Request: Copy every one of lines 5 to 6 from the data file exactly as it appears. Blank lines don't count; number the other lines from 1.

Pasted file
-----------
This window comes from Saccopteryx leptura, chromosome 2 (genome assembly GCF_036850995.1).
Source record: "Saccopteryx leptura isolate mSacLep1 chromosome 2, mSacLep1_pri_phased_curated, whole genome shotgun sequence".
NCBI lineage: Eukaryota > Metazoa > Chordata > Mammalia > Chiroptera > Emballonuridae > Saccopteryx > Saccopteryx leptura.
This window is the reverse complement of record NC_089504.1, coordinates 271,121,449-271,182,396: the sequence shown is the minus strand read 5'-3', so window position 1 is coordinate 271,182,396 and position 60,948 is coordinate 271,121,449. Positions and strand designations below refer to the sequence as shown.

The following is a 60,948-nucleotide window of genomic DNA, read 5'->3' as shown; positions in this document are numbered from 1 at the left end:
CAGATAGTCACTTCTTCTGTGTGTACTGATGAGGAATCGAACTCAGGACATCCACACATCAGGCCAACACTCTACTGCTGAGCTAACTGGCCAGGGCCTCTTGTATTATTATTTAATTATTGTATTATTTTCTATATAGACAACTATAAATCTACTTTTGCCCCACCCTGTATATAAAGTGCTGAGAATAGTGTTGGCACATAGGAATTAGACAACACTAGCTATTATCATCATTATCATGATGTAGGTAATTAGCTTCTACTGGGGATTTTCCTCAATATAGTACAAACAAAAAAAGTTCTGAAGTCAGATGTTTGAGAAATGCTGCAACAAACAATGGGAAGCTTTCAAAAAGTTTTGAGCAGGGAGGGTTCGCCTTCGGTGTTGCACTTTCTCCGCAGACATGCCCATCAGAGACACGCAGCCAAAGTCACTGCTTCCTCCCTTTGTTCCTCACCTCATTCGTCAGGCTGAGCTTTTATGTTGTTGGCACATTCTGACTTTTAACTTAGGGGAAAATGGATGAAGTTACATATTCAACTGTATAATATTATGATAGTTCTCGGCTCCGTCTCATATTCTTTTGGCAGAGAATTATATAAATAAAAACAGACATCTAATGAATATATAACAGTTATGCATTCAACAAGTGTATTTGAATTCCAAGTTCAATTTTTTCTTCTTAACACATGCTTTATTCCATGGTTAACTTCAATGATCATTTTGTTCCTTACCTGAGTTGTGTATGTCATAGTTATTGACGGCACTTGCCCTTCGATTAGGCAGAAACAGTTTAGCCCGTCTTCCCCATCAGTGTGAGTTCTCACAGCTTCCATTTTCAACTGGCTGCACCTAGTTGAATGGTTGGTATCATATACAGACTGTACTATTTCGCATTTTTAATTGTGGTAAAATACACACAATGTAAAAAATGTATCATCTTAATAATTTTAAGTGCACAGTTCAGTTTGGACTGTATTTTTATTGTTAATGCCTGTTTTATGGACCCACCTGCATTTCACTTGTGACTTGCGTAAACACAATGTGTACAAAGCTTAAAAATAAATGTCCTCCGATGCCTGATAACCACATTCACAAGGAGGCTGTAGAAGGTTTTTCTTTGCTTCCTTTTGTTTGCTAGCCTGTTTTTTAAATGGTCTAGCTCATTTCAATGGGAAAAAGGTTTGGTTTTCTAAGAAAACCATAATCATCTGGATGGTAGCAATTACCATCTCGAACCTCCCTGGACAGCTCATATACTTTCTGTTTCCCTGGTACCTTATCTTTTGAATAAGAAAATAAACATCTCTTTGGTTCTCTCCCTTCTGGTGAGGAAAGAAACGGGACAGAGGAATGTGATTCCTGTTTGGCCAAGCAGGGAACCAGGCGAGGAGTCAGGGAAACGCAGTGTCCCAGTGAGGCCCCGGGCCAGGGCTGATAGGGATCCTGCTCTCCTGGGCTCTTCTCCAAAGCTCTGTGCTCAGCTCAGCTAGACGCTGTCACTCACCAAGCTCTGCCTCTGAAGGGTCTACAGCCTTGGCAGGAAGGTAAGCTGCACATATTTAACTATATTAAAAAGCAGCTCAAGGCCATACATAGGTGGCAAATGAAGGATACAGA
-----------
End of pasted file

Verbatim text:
The following is a 60,948-nucleotide window of genomic DNA, read 5'->3' as shown; positions in this document are numbered from 1 at the left end:
CAGATAGTCACTTCTTCTGTGTGTACTGATGAGGAATCGAACTCAGGACATCCACACATCAGGCCAACACTCTACTGCTGAGCTAACTGGCCAGGGCCTCTTGTATTATTATTTAATTATTGTATTATTTTCTATATAGACAACTATAAATCTACTTTTGCCCCACCCTGTATATAAAGTGCTGAGAATAGTGTTGGCACATAGGAATTAGACAACACTAGCTATTATCATCATTATCATGATGTAGGTAATTAGCTTCTACTGGGGATTTTCCTCAATATAGTACAAACAAAAAAAGTTCTGAAGTCAGATGTTTGAGAAATGCTGCAACAAACAATGGGAAGCTTTCAAAAAGTTTTGAGCAGGGAGGGTTCGCCTTCGGTGTTGCACTTTCTCCGCAGACATGCCCATCAGAGACACGCAGCCAAAGTCACTGCTTCCTCCCTTTGTTCCTCACCTCATTCGTCAGGCTGAGCTTTTATGTTGTTGGCACATTCTGACTTTTAACTTAGGGGAAAATGGATGAAGTTACATATTCAACTGTATAATATTATGATAGTTCTCGGCTCCGTCTCATATTCTTTTGGCAGAGAATTATATAAATAAAAACAGACATCTAATGAATATATAACAGTTATGCATTCAACAAGTGTATTTGAATTCCAAGTTCAATTTTTTCTTCTTAACACATGCTTTATTCCATGGTTAACTTCAATGATCATTTTGTTCCTTACCTGAGTTGTGTATGTCATAGTTATTGACGGCACTTGCCCTTCGATTAGGCAGAAACAGTTTAGCCCGTCTTCCCCATCAGTGTGAGTTCTCACAGCTTCCATTTTCAACTGGCTGCACCTAGTTGAATGGTTGGTATCATATACAGACTGTACTATTTCGCATTTTTAATTGTGGTAAAATACACACAATGTAAAAAATGTATCATCTTAATAATTTTAAGTGCACAGTTCAGTTTGGACTGTATTTTTATTGTTAATGCCTGTTTTATGGACCCACCTGCATTTCACTTGTGACTTGCGTAAACACAATGTGTACAAAGCTTAAAAATAAATGTCCTCCGATGCCTGATAACCACATTCACAAGGAGGCTGTAGAAGGTTTTTCTTTGCTTCCTTTTGTTTGCTAGCCTGTTTTTTAAATGGTCTAGCTCATTTCAATGGGAAAAAGGTTTGGTTTTCTAAGAAAACCATAATCATCTGGATGGTAGCAATTACCATCTCGAACCTCCCTGGACAGCTCATATACTTTCTGTTTCCCTGGTACCTTATCTTTTGAATAAGAAAATAAACATCTCTTTGGTTCTCTCCCTTCTGGTGAGGAAAGAAACGGGACAGAGGAATGTGATTCCTGTTTGGCCAAGCAGGGAACCAGGCGAGGAGTCAGGGAAACGCAGTGTCCCAGTGAGGCCCCGGGCCAGGGCTGATAGGGATCCTGCTCTCCTGGGCTCTTCTCCAAAGCTCTGTGCTCAGCTCAGCTAGACGCTGTCACTCACCAAGCTCTGCCTCTGAAGGGTCTACAGCCTTGGCAGGAAGGTAAGCTGCACATATTTAACTATATTAAAAAGCAGCTCAAGGCCATACATAGGTGGCAAATGAAGGATACAGA